s artillery firing, LIV. Massie [Captain of a battery] was struck with a piece of shell, cutting the femoral artery, and he died that night. He was a fine fellow, beloved of his company and all who knew him. About dark I started for the wagon train, some six or seven miles distant. I did not have long to rest after reaching there, for about 2 A. M. we started and marched continuously, crossing the mountain and reaching here about 3 o'clock yesterday evening. I rode along, partly with Eugene Blackford and partly with Colonel Nelson (who informed me of LIV.'s death), and overtook my train while coming down the side of the mountain. Got my dinner (or supper), having eaten nothing but green apples since the night before, and retired very early. This morning drew arms and accoutrements and issued them to the brigade ordnance officers. The troops are over the other side of the mountain. I learn that Kershaw's division arrived to-day, and whipped the Yankee cavalry, who endeavored to a
G. W. Wilkins (search for this): chapter 1.1
om Rev. Dr. Lacy. I wish it could be published in tract form and distributed throughout the army. Old Jubal was at church to-day. On Friday, 18th, sent Lee and Wilkins with wagon to Culpeper after arms. Wilkins and wagon returned day before yesterday with only 20 arms, a complete failure; Lee went on to Loudoun. Saturday, 19thWilkins and wagon returned day before yesterday with only 20 arms, a complete failure; Lee went on to Loudoun. Saturday, 19th, had meeting of our Board, and again on Monday, 21st, on which day Estill and I were appointed Committee to draw up the instructions, and all the papers were committed to me—convenient way to put off all the work on two. Tuesday, 22d, our trains moved back up the Valley, and I went down with troops to Rude's Hill after Yankee me day, but was left, and got back Sunday. Spent Monday in camp and worked on papers committed to me by Board. Yesterday sent wagon with ammunition to troops by Wilkins; went into Staunton and paid the dentist a visit. Must get to work on papers now. This concludes this rambling Diary, which has been of some interest to me, e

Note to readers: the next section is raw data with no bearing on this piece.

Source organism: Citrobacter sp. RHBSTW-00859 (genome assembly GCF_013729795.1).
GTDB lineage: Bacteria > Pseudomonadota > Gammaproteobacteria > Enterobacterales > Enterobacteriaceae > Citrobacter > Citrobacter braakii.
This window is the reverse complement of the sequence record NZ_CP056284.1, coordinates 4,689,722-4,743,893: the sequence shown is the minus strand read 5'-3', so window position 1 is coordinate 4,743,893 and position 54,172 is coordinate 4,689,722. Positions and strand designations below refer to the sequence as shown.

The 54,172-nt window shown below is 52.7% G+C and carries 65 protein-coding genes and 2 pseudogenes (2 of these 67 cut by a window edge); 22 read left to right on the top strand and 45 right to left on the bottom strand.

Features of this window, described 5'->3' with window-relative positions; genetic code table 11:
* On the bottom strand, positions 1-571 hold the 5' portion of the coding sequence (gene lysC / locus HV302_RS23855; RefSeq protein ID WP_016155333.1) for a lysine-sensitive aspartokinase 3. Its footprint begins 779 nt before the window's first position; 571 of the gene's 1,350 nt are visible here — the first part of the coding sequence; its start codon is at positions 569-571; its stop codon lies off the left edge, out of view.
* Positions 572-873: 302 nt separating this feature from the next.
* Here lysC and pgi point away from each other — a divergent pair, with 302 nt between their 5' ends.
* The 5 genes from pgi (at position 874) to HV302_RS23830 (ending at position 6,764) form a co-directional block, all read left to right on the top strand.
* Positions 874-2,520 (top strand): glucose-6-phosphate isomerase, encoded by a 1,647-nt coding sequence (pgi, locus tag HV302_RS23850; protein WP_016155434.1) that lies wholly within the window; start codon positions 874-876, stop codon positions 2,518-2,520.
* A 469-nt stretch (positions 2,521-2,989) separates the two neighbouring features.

's division formed and went in to the left of Ramseur's, and ours (three brigades) between the two; being very effective, doing good execution. Ramseur was pressed back on the right, but succeeded enced. Wharton's division had barely reached Ramseur's line when a heavy force of Yankee cavalry I suppose, about 1,000 men all together. General Ramseur has been assigned to the command of the das on extreme left of our division, where General Ramseur had his Headquarters—from two directions,ral Lomax, who commanded the cavalry, and General Ramseur, considered that, if an attack was made a two regiments of Battle's brigade, under General Ramseur himself, and that started the demoralizedhole division. In evening rode over to General Ramseur's Headquarters and spent a short while. day visited brigade ordnance officers and General Ramseur's Headquarters. Tried to get some govern playing a dirge for Major-Generals Rodes and Ramseur. Tuesday was observed in our division in memor[4 more...]
iary of Captain James M. Garnett, ordnance officer Rodes's division, 2d corps, army of Northern Virester towards Strasburg, and remained with General Rodes that day and next morning, thinking there the town about 8 in the evening. Stayed at General Rodes' Headquarters at Kernstown that night, and very bad spirits. Went to see Arrington, General Rodes' Aid, who is badly wounded, and found him is morning trains moved to W. and I joined General Rodes, who moved across to the Berryville pike, nt to see brigade ordnance officers and to General Rodes' Headquarters. Soon after reaching there,llen's and to Archer's train. Am going to General Rodes' Headquarters, division being under ordersaged, in obedience to previous orders from General Rodes, I immediately went after the brigade ordnnces three deep. I met the ambulance with General Rodes' body, in charge of Captain Randolph, and Grimes's. When General Ramseur alluded to General Rodes, in speaking to Battle's brigade, I could [10 more...]